Welcome back to NewsFile, your weekly resource for newsy tidbits and happenings from the worlds of contemporary ceramic art and contemporary ceramics. We’re going to start off with a birthday celebration with Marcel Duchamp’s Fountain turning 100.
A Century of Duchamp’s Fountain
Marcel Duchamp’s iconic Fountain turns 100 today. Marking the work’s infamous rejection by the Society of Independent Artists, which Duchamp himself helped found and promote, several museums offered free admission Sunday to visitors who used a secret password: Richard Mutt.
‘Mr Mutt’s fountain is not immoral, that is absurd, no more than a bathtub is immoral. It is a fixture that you see every day in plumbers’ shop windows. Whether Mr Mutt with his own hands made the fountain has no importance. He CHOSE it. He took an ordinary article of life, placed it so that its useful significance disappeared under the new title and point of view – created a new thought for that object.’ (‘The Richard Mutt Case’, Blind Man, New York, no.2, May 1917, p.5)
Read our homage to the Fountain here.
Indigenous Art Heads to the Met as American Art
In a transformative step, Native American art, including myriad ceramic pieces, are now on display as American Art at the Metropolitan Museum of Art, The New York Times writes.
While some American art museums — among them the Denver Art Museum, the Nelson-Atkins Museum of Art, the Brooklyn Museum, the Art Institute of Chicago and the Montclair Art Museum in New Jersey — have notable collections of Native American work, many large encyclopedic institutions continue to have spotty holdings. And the sometimes-troubled history of sizable collections of Native art in natural history museums, where the work is usually presented ethnographically, underscores those gaps. The National Museum of the American Indian in New York and Washington, considered one of the world’s best collections, has bridged some of the gaps. But curators describe an immense distance yet to be traveled before Native American art is given its due in public collections.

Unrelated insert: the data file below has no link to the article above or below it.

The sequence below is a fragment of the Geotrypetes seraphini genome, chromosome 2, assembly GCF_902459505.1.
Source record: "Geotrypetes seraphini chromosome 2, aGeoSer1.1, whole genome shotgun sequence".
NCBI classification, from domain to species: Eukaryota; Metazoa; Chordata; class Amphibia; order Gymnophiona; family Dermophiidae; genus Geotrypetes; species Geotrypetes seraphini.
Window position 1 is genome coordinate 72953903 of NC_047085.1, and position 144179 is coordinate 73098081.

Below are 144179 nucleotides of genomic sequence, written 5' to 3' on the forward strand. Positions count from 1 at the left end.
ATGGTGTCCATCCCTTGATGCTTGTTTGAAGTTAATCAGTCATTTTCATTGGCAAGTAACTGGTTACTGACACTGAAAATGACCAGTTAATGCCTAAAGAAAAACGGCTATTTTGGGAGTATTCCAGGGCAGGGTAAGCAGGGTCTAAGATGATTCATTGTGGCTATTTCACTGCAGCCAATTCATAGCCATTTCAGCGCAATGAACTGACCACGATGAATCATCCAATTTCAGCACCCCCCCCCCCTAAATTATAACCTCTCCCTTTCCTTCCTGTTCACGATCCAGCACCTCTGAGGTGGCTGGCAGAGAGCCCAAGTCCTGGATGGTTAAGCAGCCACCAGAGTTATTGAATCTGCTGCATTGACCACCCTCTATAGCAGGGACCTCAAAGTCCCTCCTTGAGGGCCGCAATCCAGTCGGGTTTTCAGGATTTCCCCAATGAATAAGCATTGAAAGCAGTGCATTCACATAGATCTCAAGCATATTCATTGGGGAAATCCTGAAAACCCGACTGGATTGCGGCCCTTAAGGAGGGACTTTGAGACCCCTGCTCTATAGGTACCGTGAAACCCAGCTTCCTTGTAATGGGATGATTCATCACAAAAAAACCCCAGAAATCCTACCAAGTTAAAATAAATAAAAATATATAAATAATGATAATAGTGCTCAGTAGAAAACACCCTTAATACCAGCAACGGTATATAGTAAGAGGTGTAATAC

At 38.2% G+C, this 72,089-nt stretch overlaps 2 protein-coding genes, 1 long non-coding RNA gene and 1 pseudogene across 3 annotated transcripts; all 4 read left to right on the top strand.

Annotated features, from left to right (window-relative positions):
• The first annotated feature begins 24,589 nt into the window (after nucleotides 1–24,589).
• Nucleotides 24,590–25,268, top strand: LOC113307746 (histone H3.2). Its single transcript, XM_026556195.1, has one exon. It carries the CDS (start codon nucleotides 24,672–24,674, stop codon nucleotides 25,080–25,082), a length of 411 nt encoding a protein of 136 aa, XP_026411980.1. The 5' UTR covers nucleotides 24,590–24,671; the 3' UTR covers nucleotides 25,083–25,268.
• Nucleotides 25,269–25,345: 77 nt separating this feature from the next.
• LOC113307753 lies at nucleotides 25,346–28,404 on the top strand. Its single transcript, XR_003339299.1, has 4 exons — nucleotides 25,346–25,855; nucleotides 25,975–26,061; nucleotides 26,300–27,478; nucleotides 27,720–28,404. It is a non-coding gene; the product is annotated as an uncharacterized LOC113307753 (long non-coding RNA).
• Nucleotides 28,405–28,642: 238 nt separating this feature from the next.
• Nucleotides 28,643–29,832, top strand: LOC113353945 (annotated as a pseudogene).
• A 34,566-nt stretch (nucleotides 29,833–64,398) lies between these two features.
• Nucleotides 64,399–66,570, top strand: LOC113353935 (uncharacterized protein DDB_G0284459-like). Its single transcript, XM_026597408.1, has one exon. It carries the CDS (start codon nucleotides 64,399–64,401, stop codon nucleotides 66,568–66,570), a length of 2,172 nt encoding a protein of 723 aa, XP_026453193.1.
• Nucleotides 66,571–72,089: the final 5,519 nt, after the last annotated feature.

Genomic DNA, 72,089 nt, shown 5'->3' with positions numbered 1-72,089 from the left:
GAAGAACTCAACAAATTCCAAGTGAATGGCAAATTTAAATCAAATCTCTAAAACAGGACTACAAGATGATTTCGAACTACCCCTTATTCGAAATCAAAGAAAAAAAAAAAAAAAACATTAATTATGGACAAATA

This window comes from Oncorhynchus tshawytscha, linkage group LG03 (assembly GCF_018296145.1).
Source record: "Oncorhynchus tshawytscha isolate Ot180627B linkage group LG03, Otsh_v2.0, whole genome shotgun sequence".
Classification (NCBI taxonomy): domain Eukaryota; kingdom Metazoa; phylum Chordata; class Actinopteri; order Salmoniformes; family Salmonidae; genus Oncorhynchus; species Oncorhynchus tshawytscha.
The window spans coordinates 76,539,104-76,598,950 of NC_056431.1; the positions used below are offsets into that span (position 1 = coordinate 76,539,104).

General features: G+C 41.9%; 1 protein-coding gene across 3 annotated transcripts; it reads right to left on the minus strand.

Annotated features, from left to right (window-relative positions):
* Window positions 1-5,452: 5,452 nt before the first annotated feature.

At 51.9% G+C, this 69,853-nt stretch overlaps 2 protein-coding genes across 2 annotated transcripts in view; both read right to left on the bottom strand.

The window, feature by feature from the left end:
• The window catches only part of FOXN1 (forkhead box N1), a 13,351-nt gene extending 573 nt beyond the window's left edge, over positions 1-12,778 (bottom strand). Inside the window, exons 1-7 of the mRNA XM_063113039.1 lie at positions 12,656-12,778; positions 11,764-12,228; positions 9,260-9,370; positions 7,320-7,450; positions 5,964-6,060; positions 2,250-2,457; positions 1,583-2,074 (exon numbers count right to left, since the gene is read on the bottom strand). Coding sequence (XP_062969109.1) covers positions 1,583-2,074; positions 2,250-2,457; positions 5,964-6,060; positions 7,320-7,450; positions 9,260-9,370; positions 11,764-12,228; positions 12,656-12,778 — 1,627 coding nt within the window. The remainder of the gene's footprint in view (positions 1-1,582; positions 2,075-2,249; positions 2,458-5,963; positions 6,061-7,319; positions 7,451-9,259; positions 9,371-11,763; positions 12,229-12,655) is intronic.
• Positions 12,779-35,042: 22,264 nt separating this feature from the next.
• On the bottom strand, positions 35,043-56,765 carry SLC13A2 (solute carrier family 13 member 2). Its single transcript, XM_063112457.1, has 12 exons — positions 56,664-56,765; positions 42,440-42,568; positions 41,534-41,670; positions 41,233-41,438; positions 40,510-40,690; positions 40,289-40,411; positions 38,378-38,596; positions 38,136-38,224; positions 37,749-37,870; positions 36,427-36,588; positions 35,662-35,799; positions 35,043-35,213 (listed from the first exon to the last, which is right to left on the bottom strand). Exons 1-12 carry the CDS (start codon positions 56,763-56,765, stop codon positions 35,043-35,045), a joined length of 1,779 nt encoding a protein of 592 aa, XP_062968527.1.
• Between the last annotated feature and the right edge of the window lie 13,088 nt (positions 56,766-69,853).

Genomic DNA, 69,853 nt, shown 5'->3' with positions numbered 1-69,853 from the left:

The Met writes, the choice selection of exceptional Native American works of art is drawn entirely from New York’s Charles and Valerie Diker Collection—one of the most outstanding and comprehensive private collections of its kind. With artworks ranging in date from the second to the early twentieth century, the collection celebrates the achievements of artists from culturally distinct indigenous traditions across the North American continent.
Rally to Save the Arts
The arts are on the chopping block as the Trump Administration’s budget proposal aims to eliminate the National Endowment for the Arts — a program which provides grants to arts institutions across the country. The announcement prompted roughly 400 artists, educators, and art-enjoying Americans to protest last week in front of City Hall in New York City, Artforum writes.
“Just as the President assaulted healthcare for millions of Americans, he’s now assaulting the arts, culture, humanities, and libraries, and seeking to deprive hundreds of millions of Americans the right to experience and express themselves through art and culture. We want to have the same kind of resistance movement against Trump’s assault on the arts.” – Councilor Jimmy Van Bramer.
According to Americans for the Arts, NEA’s annual appropriation supports a $730 billion arts and culture industry, 4.8 million jobs and a $26 billion trade surplus.
Hiring: Gardiner Museum Seeks Chief Curator
The Gardiner Museum, Canada’s national ceramics museum, seeks a visionary Chief Curator who will help shape the audacious future of the small, but dynamic institution.